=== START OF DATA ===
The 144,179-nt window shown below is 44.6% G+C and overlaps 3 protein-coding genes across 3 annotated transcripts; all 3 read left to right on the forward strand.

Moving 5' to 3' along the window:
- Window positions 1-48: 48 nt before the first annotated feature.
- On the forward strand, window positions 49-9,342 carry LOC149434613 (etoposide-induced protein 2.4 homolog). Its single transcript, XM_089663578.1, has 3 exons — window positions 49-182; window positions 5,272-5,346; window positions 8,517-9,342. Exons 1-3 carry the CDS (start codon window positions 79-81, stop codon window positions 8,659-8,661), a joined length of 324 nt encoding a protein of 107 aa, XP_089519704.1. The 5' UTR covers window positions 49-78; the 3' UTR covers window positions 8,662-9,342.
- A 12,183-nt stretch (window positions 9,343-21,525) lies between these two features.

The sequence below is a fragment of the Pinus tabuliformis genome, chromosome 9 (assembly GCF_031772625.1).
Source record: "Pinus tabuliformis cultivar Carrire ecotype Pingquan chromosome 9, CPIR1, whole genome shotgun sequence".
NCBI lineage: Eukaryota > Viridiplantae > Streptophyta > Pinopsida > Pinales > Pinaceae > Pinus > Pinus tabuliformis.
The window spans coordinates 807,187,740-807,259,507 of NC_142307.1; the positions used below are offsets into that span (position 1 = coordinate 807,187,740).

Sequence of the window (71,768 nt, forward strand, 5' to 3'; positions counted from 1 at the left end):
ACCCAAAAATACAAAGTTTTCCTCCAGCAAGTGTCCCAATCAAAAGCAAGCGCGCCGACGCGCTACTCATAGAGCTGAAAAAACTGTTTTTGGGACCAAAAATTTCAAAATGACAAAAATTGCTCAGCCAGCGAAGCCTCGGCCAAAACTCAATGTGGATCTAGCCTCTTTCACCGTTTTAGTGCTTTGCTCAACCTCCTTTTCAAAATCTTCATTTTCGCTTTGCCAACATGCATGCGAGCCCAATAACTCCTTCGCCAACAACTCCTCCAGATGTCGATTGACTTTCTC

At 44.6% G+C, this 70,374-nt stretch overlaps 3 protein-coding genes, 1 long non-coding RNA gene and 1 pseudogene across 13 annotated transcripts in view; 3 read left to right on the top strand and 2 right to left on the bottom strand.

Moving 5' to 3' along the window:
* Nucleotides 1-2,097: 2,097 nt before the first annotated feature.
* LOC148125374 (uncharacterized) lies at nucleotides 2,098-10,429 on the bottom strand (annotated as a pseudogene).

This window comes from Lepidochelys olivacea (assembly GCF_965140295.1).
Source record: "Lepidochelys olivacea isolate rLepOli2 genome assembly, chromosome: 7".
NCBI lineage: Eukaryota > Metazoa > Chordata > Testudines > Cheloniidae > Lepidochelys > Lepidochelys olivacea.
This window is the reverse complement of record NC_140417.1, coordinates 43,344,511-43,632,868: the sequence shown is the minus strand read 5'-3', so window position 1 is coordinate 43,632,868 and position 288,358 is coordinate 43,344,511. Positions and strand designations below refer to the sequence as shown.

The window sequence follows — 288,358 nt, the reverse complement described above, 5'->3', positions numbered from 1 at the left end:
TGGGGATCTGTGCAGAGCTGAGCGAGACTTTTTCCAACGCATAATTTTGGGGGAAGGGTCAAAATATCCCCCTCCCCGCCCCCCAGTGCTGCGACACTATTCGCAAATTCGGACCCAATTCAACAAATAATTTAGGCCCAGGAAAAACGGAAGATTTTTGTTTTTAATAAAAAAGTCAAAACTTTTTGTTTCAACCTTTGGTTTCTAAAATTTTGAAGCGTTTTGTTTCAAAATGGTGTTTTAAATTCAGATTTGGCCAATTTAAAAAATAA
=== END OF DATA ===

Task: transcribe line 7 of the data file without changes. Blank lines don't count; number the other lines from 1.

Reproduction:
Source record: "Pinus tabuliformis cultivar Carrire ecotype Pingquan chromosome 9, CPIR1, whole genome shotgun sequence".